Apicelli contends that the court failed to conduct the appropriate analysis of his claim that delays in this case have violated his right to a speedy trial under the Sixth Amendment. In his fourth motion to dismiss, Apicelli focused on violation of the Speedy Trial Act, and the court addressed that argument. Apicelli raised the Sixth Amendment right to speedy trial in paragraph 7 but provided no developed argument as to how the circumstances of his case have violated that right. Although the court is not obligated to address an argument that was not properly developed, see Coons v. Indus. Knife Co., Inc., 620 F.3d 38, 44 (1st Cir. 2010); Higgins v. New Balance Ath. Shoe, Inc., 194 F.3d 252, 260 (1st Cir. 1999), Apicelli's Sixth Amendment right to a speedy trial is analyzed as follows.

Under Barker v. Wingo, 407 U.S. 514, 530-33 (1972), courts are to assess a claim of violation of the Sixth Amendment right to a speedy trial by weighing four factors. United States v. Carpenter, 781 F.3d 599, 608 (1st Cir. 2015). Those factors are: "the length of the delay, the reason for the delay, the defendant's assertion of the right to a speedy trial, and whether the defendant has been prejudiced by the delay." Id.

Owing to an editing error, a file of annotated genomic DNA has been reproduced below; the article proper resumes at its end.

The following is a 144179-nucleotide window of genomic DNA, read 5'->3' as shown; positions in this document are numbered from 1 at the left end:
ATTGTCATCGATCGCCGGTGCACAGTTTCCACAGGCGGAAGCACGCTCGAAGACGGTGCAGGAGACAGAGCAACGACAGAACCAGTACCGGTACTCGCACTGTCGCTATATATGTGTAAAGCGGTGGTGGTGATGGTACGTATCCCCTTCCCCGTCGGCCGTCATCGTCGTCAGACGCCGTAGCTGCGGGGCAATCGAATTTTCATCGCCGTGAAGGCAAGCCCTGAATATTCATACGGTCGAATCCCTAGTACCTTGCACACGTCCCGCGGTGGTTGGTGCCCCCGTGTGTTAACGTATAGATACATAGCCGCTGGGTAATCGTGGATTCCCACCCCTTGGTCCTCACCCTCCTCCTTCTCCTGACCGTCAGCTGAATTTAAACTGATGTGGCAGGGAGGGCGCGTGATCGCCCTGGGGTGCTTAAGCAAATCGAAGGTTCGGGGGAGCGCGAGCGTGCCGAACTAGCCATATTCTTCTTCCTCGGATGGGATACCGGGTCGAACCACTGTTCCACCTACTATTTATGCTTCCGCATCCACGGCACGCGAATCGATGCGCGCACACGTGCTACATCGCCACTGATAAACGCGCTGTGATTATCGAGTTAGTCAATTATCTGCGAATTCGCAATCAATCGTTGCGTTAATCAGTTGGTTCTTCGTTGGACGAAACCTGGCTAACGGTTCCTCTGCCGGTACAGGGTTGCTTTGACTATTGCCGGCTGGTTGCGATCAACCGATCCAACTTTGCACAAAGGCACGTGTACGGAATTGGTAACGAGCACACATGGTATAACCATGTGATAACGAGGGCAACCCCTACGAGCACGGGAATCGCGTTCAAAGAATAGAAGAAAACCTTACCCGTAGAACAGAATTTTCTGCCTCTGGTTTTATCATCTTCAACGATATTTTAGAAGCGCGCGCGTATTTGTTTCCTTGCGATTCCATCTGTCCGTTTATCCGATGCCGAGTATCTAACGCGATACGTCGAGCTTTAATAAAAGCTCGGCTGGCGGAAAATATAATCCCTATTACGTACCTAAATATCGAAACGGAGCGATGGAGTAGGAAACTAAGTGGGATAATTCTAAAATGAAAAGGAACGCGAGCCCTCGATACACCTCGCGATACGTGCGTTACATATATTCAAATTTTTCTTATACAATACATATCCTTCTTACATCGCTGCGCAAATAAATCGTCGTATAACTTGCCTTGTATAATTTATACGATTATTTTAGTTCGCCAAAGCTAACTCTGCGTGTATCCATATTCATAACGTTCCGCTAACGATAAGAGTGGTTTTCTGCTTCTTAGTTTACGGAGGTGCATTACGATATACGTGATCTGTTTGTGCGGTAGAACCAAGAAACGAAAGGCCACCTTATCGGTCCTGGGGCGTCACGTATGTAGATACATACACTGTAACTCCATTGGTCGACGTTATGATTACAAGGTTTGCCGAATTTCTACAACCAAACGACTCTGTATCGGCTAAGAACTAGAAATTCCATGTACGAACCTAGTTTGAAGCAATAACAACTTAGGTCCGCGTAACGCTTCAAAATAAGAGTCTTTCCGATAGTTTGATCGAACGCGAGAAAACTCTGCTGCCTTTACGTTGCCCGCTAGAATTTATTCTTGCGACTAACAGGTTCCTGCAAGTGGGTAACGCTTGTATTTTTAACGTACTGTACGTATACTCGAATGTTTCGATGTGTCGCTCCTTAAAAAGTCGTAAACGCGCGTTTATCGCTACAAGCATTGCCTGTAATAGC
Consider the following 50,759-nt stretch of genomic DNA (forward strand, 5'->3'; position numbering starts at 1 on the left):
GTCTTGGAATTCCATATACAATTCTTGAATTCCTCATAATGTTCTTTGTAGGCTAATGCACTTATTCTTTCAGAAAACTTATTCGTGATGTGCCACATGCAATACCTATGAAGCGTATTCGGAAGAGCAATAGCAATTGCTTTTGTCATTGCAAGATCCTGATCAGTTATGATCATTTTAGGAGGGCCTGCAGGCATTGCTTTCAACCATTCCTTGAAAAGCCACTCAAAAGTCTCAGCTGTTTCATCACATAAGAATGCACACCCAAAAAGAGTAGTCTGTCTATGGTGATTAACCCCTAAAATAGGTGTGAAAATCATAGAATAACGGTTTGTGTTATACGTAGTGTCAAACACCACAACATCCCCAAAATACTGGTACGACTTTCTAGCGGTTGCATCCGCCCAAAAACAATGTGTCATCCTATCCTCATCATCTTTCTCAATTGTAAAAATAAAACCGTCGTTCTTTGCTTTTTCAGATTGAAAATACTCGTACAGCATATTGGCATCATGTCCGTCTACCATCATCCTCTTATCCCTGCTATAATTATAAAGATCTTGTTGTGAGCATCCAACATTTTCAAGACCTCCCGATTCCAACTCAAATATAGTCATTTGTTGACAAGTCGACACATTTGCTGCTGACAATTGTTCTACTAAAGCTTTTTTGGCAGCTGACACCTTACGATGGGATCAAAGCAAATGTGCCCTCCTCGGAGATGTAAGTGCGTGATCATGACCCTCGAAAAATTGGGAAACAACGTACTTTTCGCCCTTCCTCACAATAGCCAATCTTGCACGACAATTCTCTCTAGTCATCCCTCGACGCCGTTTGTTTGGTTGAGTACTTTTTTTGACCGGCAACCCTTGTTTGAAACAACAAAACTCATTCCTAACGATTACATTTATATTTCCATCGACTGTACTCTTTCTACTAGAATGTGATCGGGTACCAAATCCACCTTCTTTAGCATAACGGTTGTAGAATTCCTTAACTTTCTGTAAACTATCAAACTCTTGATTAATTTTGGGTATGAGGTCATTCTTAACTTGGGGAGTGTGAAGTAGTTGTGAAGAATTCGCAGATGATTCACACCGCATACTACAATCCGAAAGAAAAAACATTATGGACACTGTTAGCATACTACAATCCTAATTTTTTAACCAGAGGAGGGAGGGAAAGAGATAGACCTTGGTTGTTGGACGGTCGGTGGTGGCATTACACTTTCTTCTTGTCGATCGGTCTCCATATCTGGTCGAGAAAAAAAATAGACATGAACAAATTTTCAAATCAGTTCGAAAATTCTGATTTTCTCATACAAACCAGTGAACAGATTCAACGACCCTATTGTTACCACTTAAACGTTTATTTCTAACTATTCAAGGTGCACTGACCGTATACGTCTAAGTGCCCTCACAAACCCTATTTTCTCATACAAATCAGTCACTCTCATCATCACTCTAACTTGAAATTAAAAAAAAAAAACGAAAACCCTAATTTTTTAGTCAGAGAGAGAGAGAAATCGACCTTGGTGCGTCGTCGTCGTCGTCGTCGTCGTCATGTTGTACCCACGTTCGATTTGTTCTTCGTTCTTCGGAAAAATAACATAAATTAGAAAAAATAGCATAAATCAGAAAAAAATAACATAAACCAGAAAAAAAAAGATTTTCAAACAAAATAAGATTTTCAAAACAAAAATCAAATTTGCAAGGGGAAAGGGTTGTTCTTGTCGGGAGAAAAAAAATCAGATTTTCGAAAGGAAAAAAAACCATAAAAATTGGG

"The constitutional right to a speedy trial attaches upon arrest or indictment, whichever occurs first." United States v. Worthy, 772 F.3d 42, 48 (1st Cir. 2014). When a defendant is first arrested on state charges, however, the Sixth Amendment right does not attach until indictment. United States v. Kelley, 661 F.3d 682, 689 (1st Cir. 2011). Delay that exceeds one year is ...